In the course of our day-to-day going from home to work and school and shops along convenient roadways and across bridges, we don’t think much of how the landscape used to look and function. In pre-development landscapes, rainfall soaks into the ground and nutrients are recycled, preventing large pulses of polluted stormwater from rushing into our creeks and bays.  Yet even in developed landscapes, there are still many opportunities for us to implement small-scale solutions to help bring back some of the historic function of our yards to retain, clean, and store water before it reaches Phillippi Creek.

What Did Your Yard Look Like?

Learning about the historic landscape you live on could be a fun place to start in deciding how you can steward your property in a way that fits its natural characteristics and benefits those downstream. Check out the University of Florida’s historic aerial photos archives. You can zoom into your area to see what used to be under your feet!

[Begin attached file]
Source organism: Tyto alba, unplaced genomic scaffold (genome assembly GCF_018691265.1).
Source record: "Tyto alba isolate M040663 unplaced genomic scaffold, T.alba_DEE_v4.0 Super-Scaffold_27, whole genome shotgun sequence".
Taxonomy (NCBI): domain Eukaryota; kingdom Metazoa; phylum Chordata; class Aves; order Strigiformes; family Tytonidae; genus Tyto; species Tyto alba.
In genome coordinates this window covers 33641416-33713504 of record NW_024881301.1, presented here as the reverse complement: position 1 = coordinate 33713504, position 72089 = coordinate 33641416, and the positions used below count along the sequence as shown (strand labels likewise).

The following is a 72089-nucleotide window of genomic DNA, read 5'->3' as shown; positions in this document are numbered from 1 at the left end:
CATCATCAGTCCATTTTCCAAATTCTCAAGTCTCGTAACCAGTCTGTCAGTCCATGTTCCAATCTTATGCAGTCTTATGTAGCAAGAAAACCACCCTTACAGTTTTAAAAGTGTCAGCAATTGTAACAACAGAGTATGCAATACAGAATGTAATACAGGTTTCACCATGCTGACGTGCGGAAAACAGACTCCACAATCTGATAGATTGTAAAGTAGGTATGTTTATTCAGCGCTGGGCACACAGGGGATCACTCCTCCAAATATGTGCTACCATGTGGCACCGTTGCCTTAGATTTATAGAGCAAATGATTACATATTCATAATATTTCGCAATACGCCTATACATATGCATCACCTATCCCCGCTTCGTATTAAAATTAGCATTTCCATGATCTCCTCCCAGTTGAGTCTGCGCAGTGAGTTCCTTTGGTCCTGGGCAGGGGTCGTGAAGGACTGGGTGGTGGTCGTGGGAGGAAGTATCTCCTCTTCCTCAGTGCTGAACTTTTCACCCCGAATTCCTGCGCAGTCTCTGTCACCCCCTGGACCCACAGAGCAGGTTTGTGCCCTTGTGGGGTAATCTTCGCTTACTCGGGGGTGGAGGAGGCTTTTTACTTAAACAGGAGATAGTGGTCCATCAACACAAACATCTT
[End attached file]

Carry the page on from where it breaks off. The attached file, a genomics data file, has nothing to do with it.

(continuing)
Use the slider below to see what the landscape along Phillippi Creek used to look like. 

Water World: Do you live in what once was a wetland or floodplain? Your yard may have a lot of potential to help clean and store water and reduce pollution to Phillippi Creek. Check out resources on how to build a rain garden or bioswale.

High and Dry: If you live in an upland area, you may have the perfect spot for some native trees and plants. Check out resources for local native nurseries.

Solutions for Every Landscape: No matter what your land once was, everyone can implement easy steps to take care of Phillippi Creek:

A healthy creek means more fish and wildlife, higher property values, better recreational opportunities and a stronger economy. Improving and maintaining the health of our natural resources is going to take all of the little “backyard” tweaks as well as the larger municipal actions. Alright, let’s go!
Phillippi Creek landscape along Proctor and Tuttle roads.
Phillippi Creek landscape along Bee Ridge and Tuttle roads.